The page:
Croats into their present home. We must mention Eugen Biricz's dissertation,
"Geschichte der Einwanderung der burgenlndischen Kroaten" (History of the
Immigration of the Burgenland Croats), which was written in 1949. Among other
things, Biricz refers to the fact that at the time of danger, a significant
number of the upper and lesser Croatian nobility left their homes and settled
in Austria and Hungary.The Burgenland Croats had a desire to know the history
of their ancestors for a long time. In order to satisfy this wish, the author
of this treatise collected the necessary documentation for over two decades,
and studied the existing literature Austrian, Hungarian and Croatia in this
relationship. He also explored the Urbare (Land Registration Records) of the
former Domains in
Burgenland, as well as the Visitations (ecclesiastical inspections) of the
Gyor
diocese from the time of the immigration of the Burgenland Croats into their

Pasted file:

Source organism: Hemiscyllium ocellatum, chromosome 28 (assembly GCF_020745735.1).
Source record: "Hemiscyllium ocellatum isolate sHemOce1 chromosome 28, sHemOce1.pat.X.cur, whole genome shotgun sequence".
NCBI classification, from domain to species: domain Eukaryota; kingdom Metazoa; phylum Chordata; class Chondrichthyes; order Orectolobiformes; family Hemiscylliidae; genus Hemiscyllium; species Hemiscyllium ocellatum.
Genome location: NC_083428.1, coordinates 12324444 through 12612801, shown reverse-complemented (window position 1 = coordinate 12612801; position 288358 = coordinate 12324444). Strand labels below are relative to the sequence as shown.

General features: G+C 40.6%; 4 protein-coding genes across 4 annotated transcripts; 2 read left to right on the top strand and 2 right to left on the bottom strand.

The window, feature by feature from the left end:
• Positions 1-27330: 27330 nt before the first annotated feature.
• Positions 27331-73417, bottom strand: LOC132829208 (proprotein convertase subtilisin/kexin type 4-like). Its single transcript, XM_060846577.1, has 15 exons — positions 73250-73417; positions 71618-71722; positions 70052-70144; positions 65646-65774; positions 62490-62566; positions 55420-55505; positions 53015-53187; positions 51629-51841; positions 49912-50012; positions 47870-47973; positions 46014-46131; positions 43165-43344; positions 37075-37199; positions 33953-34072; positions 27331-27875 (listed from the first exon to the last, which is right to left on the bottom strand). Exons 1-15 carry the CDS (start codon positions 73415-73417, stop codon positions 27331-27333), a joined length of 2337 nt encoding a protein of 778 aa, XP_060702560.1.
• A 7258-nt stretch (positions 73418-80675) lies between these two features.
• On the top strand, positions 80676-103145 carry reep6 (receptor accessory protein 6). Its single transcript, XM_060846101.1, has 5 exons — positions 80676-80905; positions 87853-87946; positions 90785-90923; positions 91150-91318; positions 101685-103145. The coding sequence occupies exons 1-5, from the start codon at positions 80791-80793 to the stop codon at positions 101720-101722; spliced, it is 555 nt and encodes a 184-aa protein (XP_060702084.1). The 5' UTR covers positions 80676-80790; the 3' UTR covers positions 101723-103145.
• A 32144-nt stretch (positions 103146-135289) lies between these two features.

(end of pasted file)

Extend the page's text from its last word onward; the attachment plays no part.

present home.With this preparation and with the assistance of the Burgenland
central government, the author published his Croatian treatise "Iz stare
domovine u nepoznatu novu" (From the old into an unknown new Homeland) in
1952. The interest in this edition was great and in four weeks all copies
were out of print.Before the publication of the aforementioned treatise, Mr.
Bgl, who at that time was Landesrat (a member of the provincial government),
desired that the author also publish his work in the German language. This
was the case because the German population of the country also desired to
know the history of the Burgenland Croats. We note with joy that large parts
of the German population took an interest in the Croatian population and in